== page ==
Scientists have discovered a type of fungus in Guyana that sprouts fake flowers that are dead ringers for the canary yellow blooms of the grasses it infects—all to trick insects into spreading its spores, reports Priyanka Runwal for Scientific American.
The fungus, called Fusarium xyrophilum, apes the flowers of two species of yellow-eyed grasses found in the savannas of Guyana. The fungus infects the entire plant and, in a more sinister turn, sabotages the plant’s mechanism for producing real flowers so that its imposters are the only game in town, reports Paul Simons for the Guardian.
According to a statement, the fraudulent flowers’ mimicry goes beyond the obvious physical resemblance. To lure in pollinator insects such as bees, the fungus’s spongy florets also contain pigments that reflect light on the ultraviolet spectrum, which bees and other nectar specialists use to find flowers. But the disguise doesn’t stop there.
According to the paper, published in the journal Fungal Genetics and Biology in late 2020, F. xyrophilum also produces a smelly chemical called 2-ethylhexanol that is also found in types of yellow-eyed grasses in the U.S. and is known to attract insects. Per Scientific American, the researchers were forced to make do with these North American relatives of the Guyanese grasses because of the travel restrictions imposed by the Covid-19 pandemic.
For the understandably bamboozled bee that falls for the fungus’ wiles, the anticipated meal of nectar and pollen is replaced by a face full of spores. The spores don’t appear to harm the insects, but F. xyrophilum gets a free ride to unsuspecting new hosts and an opportunity to mix their genetic material with spores from other members of their species, per the statement.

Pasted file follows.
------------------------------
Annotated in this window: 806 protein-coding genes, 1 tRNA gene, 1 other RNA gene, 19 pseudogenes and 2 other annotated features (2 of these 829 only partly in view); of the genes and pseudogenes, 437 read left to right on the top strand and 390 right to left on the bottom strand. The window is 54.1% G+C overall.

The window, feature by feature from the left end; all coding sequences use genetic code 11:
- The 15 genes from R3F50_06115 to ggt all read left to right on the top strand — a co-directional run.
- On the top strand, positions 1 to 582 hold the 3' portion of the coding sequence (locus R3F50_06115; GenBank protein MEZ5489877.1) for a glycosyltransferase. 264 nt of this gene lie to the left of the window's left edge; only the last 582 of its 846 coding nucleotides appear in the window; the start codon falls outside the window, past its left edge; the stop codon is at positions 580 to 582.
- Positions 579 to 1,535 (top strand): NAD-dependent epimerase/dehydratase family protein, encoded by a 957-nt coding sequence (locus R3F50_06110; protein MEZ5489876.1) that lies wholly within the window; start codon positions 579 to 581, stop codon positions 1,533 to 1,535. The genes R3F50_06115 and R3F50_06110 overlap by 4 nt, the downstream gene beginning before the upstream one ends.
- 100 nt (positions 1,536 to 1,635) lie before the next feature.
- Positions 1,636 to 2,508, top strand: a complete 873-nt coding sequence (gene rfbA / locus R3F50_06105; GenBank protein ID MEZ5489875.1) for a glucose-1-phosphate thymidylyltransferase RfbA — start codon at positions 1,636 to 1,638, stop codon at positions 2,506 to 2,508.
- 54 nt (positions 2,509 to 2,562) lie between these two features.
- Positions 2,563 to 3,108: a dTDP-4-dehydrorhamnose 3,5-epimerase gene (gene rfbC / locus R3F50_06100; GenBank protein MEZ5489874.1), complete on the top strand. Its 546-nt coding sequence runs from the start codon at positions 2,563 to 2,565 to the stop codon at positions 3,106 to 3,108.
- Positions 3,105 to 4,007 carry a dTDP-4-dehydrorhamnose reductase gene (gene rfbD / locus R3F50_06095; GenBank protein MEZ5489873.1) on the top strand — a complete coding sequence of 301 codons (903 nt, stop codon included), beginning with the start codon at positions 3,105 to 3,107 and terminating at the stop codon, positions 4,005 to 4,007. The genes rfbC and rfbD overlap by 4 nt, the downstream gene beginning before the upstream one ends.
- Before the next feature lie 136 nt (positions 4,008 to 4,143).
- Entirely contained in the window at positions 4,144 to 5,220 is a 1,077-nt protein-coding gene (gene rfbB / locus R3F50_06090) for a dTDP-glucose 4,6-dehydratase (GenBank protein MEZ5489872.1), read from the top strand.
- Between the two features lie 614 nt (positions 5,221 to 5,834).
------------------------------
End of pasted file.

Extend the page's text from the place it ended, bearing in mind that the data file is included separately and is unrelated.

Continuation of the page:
Researchers say this elaborate deception likely evolved to maximize the fungus’ ability to infect new hosts. Because the fungus can reproduce both sexually and asexually, the charade could also help facilitate sexual reproduction, or “outcrossing,” which introduces greater genetic variety and helps the fungus adapt to changing environmental conditions.
“This is the only example that we know of, anywhere on planet Earth, where the false flower is all fungal,” Kerry O’Donnell, a microbiologist at the U.S. Department of Agriculture’s Agricultural Research Service and co-author of the research, tells Scientific American.
Other plant-infecting fungi hijack leaves rather than make their own flowers from scratch. For example, Monilinia fungi infect blueberries and huckleberries and transform the plants’ leaves into flowery-smelling, sugar-secreting and ultraviolet-reflecting enticements for pollinating insects, according to the Guardian.